Wednesday, October 26, 2011

Moroccan Cactus Industry Set To Bloom

Travel around Morocco and you will notice that the "prickly pear" cactus appears to be very common. When the fruit is ripe, the souks are full of trays of them and the sellers do good business. Now, the Moroccan government is to invest in more production.

The government intends to develop and expand the industry, following in the footsteps of Mexico, which is a global leader in cactus farming. The plan is to include cactus in a broad range of products from cosmetics to food.

A group of Mexican academics paid a visit to Ben Guerir, northwest of Morocco and shared their expertise on the topic in front of the Moroccan Association for the Development of the Cactus.

"The production of cactus in Mexico is very important now because this product is used in many ways as food for animals and human beings and also for cosmetic and medical uses. In Mexico, we make many products out of cactus and we export them to many countries abroad. This plant is very important for our health because it reduces cholesterol and also sugar levels for diabetics," said Mexican academic Dr. Ana Lila Vigueras during the visit to Morocco.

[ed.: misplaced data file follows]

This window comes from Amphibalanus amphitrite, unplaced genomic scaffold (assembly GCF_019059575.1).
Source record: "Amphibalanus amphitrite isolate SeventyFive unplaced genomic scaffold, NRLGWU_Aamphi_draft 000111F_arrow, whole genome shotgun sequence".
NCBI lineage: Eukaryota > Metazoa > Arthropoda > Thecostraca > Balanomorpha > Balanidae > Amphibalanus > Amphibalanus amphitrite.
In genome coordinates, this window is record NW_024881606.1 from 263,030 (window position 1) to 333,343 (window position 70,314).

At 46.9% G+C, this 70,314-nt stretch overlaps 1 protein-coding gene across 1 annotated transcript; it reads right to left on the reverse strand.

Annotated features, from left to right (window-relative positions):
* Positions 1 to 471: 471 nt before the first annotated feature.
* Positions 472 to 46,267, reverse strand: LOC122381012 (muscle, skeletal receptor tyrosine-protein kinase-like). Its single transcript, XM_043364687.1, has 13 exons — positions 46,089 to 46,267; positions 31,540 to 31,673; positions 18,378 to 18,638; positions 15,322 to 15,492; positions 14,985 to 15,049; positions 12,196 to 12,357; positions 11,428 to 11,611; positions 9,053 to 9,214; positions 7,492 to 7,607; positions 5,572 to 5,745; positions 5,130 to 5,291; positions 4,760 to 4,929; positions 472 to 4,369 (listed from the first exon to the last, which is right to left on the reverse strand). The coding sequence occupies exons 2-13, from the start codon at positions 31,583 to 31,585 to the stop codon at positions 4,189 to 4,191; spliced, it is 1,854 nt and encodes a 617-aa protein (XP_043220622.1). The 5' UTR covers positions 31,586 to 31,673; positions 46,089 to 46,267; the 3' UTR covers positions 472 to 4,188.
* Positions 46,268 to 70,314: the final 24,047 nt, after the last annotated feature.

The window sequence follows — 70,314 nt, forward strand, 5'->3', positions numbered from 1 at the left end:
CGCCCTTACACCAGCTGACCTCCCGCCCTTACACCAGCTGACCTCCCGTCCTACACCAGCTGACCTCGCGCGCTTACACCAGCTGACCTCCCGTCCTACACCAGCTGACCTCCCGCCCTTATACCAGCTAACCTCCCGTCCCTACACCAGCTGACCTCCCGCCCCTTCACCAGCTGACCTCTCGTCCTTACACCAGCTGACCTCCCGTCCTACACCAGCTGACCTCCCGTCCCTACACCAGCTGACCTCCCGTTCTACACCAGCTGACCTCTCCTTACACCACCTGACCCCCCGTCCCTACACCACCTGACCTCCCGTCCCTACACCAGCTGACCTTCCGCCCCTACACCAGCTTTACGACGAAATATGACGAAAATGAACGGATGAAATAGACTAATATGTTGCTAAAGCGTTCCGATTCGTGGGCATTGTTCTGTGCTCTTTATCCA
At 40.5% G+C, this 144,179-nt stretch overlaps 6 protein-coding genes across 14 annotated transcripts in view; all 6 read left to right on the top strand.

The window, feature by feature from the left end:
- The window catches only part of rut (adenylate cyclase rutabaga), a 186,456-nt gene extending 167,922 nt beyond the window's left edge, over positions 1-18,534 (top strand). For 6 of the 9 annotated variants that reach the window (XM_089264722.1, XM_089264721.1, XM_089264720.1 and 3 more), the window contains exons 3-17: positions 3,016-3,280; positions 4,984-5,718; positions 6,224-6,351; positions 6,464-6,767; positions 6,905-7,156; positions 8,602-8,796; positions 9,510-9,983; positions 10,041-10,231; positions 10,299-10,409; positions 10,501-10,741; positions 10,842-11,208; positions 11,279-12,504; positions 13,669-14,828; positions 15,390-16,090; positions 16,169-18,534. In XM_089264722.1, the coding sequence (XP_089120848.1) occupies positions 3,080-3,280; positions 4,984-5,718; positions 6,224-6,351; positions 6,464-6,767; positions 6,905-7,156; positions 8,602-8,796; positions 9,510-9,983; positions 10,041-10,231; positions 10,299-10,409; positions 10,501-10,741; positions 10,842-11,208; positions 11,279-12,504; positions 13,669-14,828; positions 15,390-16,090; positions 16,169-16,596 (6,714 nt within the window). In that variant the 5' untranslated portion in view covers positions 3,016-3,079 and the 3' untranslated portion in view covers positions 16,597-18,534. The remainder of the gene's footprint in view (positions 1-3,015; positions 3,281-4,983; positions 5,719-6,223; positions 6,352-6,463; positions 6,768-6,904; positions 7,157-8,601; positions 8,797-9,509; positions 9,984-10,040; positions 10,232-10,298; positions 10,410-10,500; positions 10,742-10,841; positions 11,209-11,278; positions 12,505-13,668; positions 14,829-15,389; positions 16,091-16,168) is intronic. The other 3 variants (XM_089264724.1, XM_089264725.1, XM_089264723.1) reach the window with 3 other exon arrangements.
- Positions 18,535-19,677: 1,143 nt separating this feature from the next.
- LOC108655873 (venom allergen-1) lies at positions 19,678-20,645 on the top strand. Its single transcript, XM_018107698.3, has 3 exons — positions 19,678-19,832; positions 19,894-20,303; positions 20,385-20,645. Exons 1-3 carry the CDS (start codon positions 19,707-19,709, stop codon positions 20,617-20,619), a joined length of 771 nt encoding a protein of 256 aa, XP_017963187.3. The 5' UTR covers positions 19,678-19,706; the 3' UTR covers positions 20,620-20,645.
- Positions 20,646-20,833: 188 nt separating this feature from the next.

Abdelrahman Ait Hammou, the association’s director, says awareness of the benefit of cacti is crucial in stimulating demand which in turn affects farmers’ production.

The first attempt in increasing the cactus industry was six years ago, with the aim of generating job opportunities, especially for rural women. Currently, eight varieties of cactus exist nationwide and the fruit can be found in markets year-round.

Morocco plans to plant 300,000 more square meters of cactus plants over the next five years



Jed Carosaari said...

Not so sure we should be excited about highly increased planting of an invasive species that is squeezing out the habitat of our native Euphorbia.

Anonymous said...


This must be the highest level of ignorance seen for a long time.

The value for this in the south will be significant and benefit many farmers and families, some that some Moroccans in the north often forgets!

Jed Carosaari said...

Yeah, Anon, always best to ignore the science and respond to tentative comments with something highly aggressive and attacking.

Anne said...

I'm afraid I have to agree with 'abdul. Many of the prickly pear cactus varieties are extremely invasive. This means they establish easily, but once established, can also be difficult to get rid of AND crowd out native species.

While I will agree that there are harvestable products from the prickly pear (the jelly from the fruits is FABULOUS!!!), and could generate income for local peoples, control of plantings is important such that native biodiversity does not suffer. Perhaps there is another income- and food-generating solution that is more in line with the local biology?